exterior choices, I worked on my, what actors call, my interior adjustment. I adjusted my
natural temperament which tends to be slightly bossy, a little opinionated, loud, a little
loud, full of pronouncements and high spirits, and I willfully cultivated softness, agreeableness,
a breezy, natural sort of sweetness, even shyness if you will, which was very, very,
very effective on the boys. But the girls didn't buy it. They didn't like me; they sniffed
it out, the acting. And they were probably right, but I was committed, this was absolutely
not a cynical exercise, this was a vestigial survival courtship skill I was developing.
And I reached a point senior year, when my adjustment felt like me, I had actually convinced
myself that I was this person and she, me, pretty, talented, but not stuck-up. You know,
a girl who laughed a lot at every stupid thing every boy said and who lowered her eyes at
the right moment and deferred, who learned to defer when the boys took over the conversation,
I really remember this so clearly and I could tell it was working, I was much less annoying
to the guys than I had been, they liked me better and I like that, this was conscious
but it was at the same time motivated and fully-felt this was real, real acting.
I got to Vassar which 43 years ago was a single-sex institution, like all the colleges in what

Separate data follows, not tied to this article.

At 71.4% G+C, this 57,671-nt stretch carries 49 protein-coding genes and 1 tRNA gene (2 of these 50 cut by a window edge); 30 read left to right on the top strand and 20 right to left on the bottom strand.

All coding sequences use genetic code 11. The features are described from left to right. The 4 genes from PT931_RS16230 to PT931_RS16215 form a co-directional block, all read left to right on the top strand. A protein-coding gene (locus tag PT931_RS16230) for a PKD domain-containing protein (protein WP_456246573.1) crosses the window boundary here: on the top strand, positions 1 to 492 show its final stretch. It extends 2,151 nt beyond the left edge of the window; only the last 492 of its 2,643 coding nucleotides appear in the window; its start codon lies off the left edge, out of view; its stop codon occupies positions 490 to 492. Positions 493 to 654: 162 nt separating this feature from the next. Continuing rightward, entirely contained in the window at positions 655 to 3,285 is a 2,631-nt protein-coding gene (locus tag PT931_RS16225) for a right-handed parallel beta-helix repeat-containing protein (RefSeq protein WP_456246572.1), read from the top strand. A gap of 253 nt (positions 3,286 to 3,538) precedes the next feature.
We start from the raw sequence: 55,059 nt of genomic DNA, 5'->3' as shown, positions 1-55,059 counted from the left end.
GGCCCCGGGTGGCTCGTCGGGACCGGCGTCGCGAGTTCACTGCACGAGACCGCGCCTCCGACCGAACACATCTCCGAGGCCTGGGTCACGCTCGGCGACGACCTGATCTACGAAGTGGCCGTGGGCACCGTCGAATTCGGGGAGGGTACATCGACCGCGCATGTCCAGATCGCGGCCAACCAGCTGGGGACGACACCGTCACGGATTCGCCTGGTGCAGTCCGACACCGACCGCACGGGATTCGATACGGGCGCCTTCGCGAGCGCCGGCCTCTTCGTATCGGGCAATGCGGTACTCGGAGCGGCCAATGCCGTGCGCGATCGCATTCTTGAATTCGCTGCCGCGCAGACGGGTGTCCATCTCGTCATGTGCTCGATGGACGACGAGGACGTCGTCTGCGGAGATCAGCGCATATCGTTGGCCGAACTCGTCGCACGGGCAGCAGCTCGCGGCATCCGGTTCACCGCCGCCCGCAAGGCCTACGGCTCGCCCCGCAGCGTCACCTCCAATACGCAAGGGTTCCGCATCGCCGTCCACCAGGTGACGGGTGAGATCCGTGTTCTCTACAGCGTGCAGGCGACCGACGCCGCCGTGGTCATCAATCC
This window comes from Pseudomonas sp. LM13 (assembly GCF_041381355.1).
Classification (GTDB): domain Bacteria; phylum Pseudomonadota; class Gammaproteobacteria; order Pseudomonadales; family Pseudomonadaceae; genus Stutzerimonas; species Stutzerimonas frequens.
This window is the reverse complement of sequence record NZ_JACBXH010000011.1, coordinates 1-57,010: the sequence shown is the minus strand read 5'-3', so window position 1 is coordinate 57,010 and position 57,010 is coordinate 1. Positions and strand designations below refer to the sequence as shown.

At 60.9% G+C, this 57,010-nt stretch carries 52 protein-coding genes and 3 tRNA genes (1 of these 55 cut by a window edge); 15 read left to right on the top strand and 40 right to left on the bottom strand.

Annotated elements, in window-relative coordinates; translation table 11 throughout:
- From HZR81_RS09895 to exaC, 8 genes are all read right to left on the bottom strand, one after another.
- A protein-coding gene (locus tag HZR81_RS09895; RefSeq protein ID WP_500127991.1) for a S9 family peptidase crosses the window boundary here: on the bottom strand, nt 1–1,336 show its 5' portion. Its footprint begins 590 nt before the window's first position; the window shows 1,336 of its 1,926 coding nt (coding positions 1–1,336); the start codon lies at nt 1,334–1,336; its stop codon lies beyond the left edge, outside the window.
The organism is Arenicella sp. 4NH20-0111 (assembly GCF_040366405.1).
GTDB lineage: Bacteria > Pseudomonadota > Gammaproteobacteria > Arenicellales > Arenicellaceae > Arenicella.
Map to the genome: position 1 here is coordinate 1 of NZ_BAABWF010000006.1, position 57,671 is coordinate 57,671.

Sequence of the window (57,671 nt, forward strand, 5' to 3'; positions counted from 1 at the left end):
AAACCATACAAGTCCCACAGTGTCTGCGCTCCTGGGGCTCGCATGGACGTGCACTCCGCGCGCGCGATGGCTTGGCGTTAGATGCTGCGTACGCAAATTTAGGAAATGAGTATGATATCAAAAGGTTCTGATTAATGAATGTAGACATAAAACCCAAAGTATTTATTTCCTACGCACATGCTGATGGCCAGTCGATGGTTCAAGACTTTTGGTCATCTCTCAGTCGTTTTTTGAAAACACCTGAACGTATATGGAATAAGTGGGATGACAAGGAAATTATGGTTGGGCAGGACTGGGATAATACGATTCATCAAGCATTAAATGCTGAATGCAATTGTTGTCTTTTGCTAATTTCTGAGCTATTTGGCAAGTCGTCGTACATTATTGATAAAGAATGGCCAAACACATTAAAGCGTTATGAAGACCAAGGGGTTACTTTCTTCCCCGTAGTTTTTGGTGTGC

they call the Seven Sisters, the female Ivy League and I made some quick but lifelong
and challenging friends. And with their help outside of any competition for boys my brain
woke up. I got up and I got outside myself and I found myself again. I didn't have to
pretend, I could be goofy, vehement, aggressive, and slovenly and open and funny and tough
and my friends let me. I didn't wash my hair for three weeks once. They accepted me like
the Velveteen Rabbit. I became real instead of an imagined stuffed bunny but I stockpiled
that character from high school and I breathed life into her again some years later as Linda
in the "Deer Hunter." There is probably not one of you graduates who has ever seen this
film but the "Deer Hunter" it won best picture in 1978 Robert De Niro, Chris Walken, not
funny at all. And I played Linda, a small town girl in a working class background, a
lovely, quiet, hapless girl, who waited for the boy she loved to come back from the war
in Vietnam. Often men my age, President Clinton, by the way, when I met him said, Men my age,